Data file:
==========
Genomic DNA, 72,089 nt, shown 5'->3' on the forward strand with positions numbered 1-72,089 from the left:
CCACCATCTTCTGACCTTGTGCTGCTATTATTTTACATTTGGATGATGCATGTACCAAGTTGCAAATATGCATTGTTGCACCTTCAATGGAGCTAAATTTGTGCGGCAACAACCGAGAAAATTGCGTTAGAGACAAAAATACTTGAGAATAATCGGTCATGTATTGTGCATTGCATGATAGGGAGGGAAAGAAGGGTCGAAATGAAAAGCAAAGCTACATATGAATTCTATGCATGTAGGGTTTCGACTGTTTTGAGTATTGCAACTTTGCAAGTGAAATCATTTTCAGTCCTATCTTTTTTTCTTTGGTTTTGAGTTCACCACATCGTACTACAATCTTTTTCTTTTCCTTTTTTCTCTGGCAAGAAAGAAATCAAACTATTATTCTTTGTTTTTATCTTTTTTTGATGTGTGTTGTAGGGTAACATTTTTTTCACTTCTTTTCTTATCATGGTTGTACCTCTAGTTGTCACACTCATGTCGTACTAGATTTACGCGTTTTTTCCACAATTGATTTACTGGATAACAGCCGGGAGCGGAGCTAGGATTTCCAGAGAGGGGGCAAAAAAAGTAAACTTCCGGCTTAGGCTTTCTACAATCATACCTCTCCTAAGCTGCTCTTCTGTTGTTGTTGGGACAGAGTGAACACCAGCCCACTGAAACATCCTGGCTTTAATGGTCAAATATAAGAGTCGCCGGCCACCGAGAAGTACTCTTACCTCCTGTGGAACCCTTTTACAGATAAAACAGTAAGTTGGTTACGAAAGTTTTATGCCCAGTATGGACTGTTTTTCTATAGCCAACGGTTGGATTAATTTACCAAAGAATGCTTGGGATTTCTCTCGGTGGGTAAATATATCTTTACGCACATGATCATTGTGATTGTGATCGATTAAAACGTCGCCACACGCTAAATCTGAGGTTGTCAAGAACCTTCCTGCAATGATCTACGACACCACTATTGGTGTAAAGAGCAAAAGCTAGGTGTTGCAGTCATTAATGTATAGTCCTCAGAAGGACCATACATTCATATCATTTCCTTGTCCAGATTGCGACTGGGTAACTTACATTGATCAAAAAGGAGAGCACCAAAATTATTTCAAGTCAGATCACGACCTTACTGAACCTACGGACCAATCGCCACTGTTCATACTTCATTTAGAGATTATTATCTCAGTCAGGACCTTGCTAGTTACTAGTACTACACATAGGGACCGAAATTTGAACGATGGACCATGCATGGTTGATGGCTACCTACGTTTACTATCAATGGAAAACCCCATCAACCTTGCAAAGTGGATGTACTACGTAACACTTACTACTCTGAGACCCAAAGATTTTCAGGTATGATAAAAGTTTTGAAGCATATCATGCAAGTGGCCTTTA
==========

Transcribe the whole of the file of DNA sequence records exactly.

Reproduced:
Genomic DNA, 72,089 nt, shown 5'->3' on the forward strand with positions numbered 1-72,089 from the left:
CCACCATCTTCTGACCTTGTGCTGCTATTATTTTACATTTGGATGATGCATGTACCAAGTTGCAAATATGCATTGTTGCACCTTCAATGGAGCTAAATTTGTGCGGCAACAACCGAGAAAATTGCGTTAGAGACAAAAATACTTGAGAATAATCGGTCATGTATTGTGCATTGCATGATAGGGAGGGAAAGAAGGGTCGAAATGAAAAGCAAAGCTACATATGAATTCTATGCATGTAGGGTTTCGACTGTTTTGAGTATTGCAACTTTGCAAGTGAAATCATTTTCAGTCCTATCTTTTTTTCTTTGGTTTTGAGTTCACCACATCGTACTACAATCTTTTTCTTTTCCTTTTTTCTCTGGCAAGAAAGAAATCAAACTATTATTCTTTGTTTTTATCTTTTTTTGATGTGTGTTGTAGGGTAACATTTTTTTCACTTCTTTTCTTATCATGGTTGTACCTCTAGTTGTCACACTCATGTCGTACTAGATTTACGCGTTTTTTCCACAATTGATTTACTGGATAACAGCCGGGAGCGGAGCTAGGATTTCCAGAGAGGGGGCAAAAAAAGTAAACTTCCGGCTTAGGCTTTCTACAATCATACCTCTCCTAAGCTGCTCTTCTGTTGTTGTTGGGACAGAGTGAACACCAGCCCACTGAAACATCCTGGCTTTAATGGTCAAATATAAGAGTCGCCGGCCACCGAGAAGTACTCTTACCTCCTGTGGAACCCTTTTACAGATAAAACAGTAAGTTGGTTACGAAAGTTTTATGCCCAGTATGGACTGTTTTTCTATAGCCAACGGTTGGATTAATTTACCAAAGAATGCTTGGGATTTCTCTCGGTGGGTAAATATATCTTTACGCACATGATCATTGTGATTGTGATCGATTAAAACGTCGCCACACGCTAAATCTGAGGTTGTCAAGAACCTTCCTGCAATGATCTACGACACCACTATTGGTGTAAAGAGCAAAAGCTAGGTGTTGCAGTCATTAATGTATAGTCCTCAGAAGGACCATACATTCATATCATTTCCTTGTCCAGATTGCGACTGGGTAACTTACATTGATCAAAAAGGAGAGCACCAAAATTATTTCAAGTCAGATCACGACCTTACTGAACCTACGGACCAATCGCCACTGTTCATACTTCATTTAGAGATTATTATCTCAGTCAGGACCTTGCTAGTTACTAGTACTACACATAGGGACCGAAATTTGAACGATGGACCATGCATGGTTGATGGCTACCTACGTTTACTATCAATGGAAAACCCCATCAACCTTGCAAAGTGGATGTACTACGTAACACTTACTACTCTGAGACCCAAAGATTTTCAGGTATGATAAAAGTTTTGAAGCATATCATGCAAGTGGCCTTTA